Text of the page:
Imerys, a French mining business, has disclosed plans to build a lithium mine in the heart of France. The company reportedly claims that it might play a key role in Europe’s search for crucial electric vehicle battery materials, as per Reuters.
“Imerys’ Emili project is a crucial milestone in the group’s strategic shift towards developing its portfolio of specialty minerals businesses focusing on sustainable energy,” the company said.
After Imerys revealed its ambition to become a key supplier to the European battery industry, its market shares increased on Monday.
Imery’s Emili project targets
On Monday, Emerys stated that the Emili project would be one of Europe’s biggest lithium mining projects. It aims to generate approximately 34,000 metric tons of lithium hydroxide per year at its Beauvoir site in Allier, central France.
The French company projected that the mine would start production in 2028 and continue to generate the desired amount for at least 25 years.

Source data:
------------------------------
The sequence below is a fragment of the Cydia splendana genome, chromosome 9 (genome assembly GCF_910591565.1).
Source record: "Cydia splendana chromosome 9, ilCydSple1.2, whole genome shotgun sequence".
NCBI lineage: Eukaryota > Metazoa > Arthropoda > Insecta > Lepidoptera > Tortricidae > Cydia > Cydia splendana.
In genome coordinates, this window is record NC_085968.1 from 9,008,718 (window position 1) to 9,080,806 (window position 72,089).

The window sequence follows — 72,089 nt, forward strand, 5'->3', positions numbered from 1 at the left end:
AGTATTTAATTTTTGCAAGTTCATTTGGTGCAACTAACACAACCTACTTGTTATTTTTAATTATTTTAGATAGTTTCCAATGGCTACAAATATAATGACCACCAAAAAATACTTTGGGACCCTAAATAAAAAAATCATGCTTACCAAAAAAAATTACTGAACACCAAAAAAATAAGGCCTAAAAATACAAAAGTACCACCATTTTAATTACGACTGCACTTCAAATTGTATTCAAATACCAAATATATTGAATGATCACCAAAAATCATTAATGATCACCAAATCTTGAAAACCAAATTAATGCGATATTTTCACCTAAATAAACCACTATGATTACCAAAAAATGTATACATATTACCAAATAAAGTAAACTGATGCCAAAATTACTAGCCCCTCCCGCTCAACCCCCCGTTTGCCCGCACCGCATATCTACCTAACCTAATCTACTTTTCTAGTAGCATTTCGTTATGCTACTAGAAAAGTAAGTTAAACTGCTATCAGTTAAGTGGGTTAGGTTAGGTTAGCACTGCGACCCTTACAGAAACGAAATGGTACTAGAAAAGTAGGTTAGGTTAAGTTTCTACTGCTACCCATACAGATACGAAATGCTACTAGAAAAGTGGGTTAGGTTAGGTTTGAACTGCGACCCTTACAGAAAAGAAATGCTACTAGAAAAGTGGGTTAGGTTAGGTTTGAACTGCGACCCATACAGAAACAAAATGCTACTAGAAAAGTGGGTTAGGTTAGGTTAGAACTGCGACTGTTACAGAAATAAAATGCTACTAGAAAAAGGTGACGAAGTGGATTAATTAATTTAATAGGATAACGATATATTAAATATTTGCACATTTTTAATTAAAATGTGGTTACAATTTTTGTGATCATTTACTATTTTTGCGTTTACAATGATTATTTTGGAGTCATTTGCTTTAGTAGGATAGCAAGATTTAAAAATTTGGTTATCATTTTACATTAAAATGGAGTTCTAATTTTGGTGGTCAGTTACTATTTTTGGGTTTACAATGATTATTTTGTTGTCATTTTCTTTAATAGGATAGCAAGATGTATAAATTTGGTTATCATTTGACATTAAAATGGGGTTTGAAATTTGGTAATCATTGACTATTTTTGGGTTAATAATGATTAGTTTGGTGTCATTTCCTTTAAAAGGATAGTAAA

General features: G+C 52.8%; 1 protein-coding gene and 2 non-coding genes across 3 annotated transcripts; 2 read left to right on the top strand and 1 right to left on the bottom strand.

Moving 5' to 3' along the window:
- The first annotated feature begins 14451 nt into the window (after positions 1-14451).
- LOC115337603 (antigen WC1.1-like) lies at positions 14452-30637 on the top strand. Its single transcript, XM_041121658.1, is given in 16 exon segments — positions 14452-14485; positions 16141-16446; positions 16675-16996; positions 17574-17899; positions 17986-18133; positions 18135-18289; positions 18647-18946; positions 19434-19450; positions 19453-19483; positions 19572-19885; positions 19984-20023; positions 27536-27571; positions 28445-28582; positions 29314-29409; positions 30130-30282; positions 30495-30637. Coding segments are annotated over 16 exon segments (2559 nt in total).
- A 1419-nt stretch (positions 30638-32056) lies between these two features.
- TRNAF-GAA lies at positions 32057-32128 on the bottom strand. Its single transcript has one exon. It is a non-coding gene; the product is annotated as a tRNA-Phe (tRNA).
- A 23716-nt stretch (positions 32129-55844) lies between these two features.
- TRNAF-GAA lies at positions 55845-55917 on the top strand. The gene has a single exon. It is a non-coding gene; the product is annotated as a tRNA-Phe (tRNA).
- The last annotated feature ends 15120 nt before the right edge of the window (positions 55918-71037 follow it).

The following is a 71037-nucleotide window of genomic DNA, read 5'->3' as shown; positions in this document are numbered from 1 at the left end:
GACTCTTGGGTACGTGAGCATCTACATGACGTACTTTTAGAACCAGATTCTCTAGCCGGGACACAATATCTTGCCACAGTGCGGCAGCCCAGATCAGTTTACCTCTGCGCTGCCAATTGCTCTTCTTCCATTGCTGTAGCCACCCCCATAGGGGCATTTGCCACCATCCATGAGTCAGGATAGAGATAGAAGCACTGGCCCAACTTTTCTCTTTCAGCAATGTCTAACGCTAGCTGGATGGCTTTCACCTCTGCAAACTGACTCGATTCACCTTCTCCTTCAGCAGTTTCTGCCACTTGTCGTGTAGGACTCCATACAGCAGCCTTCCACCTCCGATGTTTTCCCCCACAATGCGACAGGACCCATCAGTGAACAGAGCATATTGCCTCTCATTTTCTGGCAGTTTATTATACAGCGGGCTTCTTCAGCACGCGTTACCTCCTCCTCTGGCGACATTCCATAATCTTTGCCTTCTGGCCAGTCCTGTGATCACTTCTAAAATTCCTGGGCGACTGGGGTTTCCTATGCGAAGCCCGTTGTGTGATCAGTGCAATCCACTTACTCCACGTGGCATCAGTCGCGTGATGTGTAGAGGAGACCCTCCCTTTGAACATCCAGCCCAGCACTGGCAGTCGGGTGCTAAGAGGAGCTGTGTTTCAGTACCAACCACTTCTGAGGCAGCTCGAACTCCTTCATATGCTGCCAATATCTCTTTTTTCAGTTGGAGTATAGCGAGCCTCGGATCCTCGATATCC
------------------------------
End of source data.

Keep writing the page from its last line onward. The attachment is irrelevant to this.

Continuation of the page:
Additionally, it is claimed to be sufficient to supply the batteries for about 700,000 electric cars per year. It represents a large portion of the government’s goal to generate 2 million EVs annually in France by 2030.
CEO Alessandro Dazza stated, “the Emili project would provide a sustainable, competitive, domestic source of lithium supply for French and European carmakers.”
Needed capital for the Emili project
MarketWatch reported that approximately 1 billion euros ($983 million) in capital expenses were predicted to be required for the mine’s construction. Meanwhile, the production cash cost was estimated at 7-9 euros per kilo.
European Union’s stance on the Emili project
It is worth noting that the European Union’s objective to reduce carbon emissions relies heavily on electric vehicles. The union is attempting to rely less on Asian battery suppliers as part of the strategy.
European Commission President Ursula von der Leyen predicted last month that “lithium and rare earths will soon be more important than oil and gas.”
However, local opposition to new mining operations might arise. Furthermore, the EU currently discusses lithium classification as a hazardous material as it can hike project costs.
Nonetheless, the French government supported the project. If everything goes according to plan, the Emili project could significantly boost European industrial independence.